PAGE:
She is an undergraduate communications student and a photography enthusiast.
Verine’s photo features two buffaloes stuck in the mud of a water pan they used as a watering hole.
As Verine explained, the recent drought in parts of Northern Kenya is negatively affecting both wild
and domestic animals which must travel farther in search of sustenance.However,
Verine’s community is not giving up. “We have learned rain patterns and started planting
drought-resistant plants that endure harsh climatic conditions. This provides fodder to domestic
animals and also acts as forest cover. We also plant trees that attract
rainfall”.Verine hopes that her picture will help other people around the
globe to understand the importance
of wildlife to her community. “All over the world, we are affected by
climate change in one way or another.
Do anything you can to preserve Mother Earth, since it is the only place we call home”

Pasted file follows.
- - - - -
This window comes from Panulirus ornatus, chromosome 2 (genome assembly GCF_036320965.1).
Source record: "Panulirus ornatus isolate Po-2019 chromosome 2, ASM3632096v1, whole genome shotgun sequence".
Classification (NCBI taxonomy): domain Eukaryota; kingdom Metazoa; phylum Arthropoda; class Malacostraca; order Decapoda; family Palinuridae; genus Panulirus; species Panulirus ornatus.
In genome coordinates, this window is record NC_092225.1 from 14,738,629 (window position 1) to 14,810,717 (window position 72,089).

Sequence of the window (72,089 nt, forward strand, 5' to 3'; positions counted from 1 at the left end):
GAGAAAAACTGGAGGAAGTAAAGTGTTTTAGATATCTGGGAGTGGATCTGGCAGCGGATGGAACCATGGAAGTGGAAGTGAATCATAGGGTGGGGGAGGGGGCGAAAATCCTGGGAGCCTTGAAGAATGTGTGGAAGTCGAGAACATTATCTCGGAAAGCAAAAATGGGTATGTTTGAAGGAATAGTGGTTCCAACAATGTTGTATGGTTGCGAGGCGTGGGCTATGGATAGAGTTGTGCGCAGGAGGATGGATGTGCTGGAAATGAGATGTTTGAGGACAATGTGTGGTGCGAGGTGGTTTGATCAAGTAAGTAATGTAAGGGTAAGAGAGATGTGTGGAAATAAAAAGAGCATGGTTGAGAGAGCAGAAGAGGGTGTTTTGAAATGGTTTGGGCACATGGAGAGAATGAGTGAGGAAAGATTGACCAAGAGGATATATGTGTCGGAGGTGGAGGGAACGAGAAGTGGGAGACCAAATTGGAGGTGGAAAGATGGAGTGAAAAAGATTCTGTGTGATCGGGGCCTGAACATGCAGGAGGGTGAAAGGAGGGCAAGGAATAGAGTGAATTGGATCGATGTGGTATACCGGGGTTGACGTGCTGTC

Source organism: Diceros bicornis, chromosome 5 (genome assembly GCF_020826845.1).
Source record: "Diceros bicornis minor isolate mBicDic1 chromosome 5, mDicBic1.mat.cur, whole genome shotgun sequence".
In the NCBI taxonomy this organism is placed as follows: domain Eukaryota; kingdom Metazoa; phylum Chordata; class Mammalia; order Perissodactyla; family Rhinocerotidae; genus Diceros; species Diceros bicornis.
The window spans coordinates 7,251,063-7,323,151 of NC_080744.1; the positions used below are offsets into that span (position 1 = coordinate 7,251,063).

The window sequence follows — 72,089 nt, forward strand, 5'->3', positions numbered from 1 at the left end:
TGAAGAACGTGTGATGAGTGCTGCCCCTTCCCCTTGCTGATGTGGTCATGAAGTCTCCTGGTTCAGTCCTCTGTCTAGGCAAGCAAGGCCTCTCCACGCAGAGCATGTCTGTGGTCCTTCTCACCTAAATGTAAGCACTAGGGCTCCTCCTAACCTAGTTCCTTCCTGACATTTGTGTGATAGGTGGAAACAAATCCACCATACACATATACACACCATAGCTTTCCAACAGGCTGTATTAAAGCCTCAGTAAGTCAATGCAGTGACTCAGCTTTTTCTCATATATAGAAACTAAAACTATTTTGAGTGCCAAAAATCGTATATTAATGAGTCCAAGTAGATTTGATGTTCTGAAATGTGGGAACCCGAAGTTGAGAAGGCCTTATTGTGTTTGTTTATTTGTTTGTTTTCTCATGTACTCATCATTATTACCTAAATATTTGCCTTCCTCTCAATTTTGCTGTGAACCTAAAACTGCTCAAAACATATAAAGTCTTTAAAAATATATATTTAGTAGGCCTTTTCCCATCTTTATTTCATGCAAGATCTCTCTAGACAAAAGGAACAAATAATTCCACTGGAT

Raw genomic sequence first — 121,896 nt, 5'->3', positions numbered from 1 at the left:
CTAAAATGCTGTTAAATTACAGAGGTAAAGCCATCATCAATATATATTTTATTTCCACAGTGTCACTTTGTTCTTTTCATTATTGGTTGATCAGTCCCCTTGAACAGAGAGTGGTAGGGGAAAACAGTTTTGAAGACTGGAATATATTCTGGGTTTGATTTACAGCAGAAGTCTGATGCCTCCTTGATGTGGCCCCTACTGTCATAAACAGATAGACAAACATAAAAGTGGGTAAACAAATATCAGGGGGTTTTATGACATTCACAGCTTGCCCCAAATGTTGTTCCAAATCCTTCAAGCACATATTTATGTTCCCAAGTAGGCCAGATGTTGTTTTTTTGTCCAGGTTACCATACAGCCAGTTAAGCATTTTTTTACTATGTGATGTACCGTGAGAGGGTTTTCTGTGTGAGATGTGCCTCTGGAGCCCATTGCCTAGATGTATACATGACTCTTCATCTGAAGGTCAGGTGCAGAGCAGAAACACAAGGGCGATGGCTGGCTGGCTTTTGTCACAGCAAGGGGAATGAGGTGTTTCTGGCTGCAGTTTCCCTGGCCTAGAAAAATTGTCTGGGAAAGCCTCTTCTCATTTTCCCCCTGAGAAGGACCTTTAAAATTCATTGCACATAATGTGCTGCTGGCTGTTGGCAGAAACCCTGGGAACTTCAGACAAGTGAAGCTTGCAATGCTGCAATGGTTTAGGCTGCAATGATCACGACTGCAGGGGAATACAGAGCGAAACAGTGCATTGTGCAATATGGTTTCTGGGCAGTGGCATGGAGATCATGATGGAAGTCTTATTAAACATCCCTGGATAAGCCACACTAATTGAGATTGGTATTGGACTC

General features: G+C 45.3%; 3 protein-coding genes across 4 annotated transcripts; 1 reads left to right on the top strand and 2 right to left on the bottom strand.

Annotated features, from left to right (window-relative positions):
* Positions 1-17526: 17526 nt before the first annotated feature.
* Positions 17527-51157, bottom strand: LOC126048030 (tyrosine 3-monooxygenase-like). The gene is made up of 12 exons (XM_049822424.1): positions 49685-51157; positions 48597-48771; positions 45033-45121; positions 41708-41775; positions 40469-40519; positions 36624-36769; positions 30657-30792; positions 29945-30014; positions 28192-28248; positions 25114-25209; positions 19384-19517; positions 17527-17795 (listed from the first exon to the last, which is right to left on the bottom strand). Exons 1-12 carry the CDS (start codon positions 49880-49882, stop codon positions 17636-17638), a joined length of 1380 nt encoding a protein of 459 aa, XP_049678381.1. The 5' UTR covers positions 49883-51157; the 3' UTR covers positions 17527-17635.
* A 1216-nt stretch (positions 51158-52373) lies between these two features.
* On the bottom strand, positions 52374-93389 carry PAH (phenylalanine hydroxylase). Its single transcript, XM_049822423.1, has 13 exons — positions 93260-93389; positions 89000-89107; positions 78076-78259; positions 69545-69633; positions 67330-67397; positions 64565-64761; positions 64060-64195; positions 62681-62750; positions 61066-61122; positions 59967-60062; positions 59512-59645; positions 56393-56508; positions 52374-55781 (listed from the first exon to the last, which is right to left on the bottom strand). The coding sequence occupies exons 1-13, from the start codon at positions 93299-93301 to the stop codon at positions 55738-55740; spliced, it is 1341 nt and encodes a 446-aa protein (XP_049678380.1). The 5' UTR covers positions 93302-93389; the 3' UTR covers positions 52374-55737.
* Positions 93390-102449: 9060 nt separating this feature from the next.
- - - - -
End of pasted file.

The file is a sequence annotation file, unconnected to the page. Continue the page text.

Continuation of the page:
.As the third winner, Verine wins photography equipment of her choice with
a value of up to 1,500 U.S. Dollars.Second place: Prince Loyd Besorio, Subanen (the Philippines)
“Sea of garbage” (Photo: © Prince Loyd Besorio)
Prince Loyd Besorio, 22, is a young Subanen leader from the Philippines.
He is a journalist, volunteer, photojournalist
and content creator. Prince is passionate about the ocean and describes
himself as “a thalassophile but a
land-thriving mermaid”. Prince and his community are concerned about
water and ocean pollution that they witness
daily living next to the sea. “I guess it’s my time first to solve this micro-issue that
my community experiences before I could help solve
the environmental macro-issue of the world which is irresponsibility and apathy”.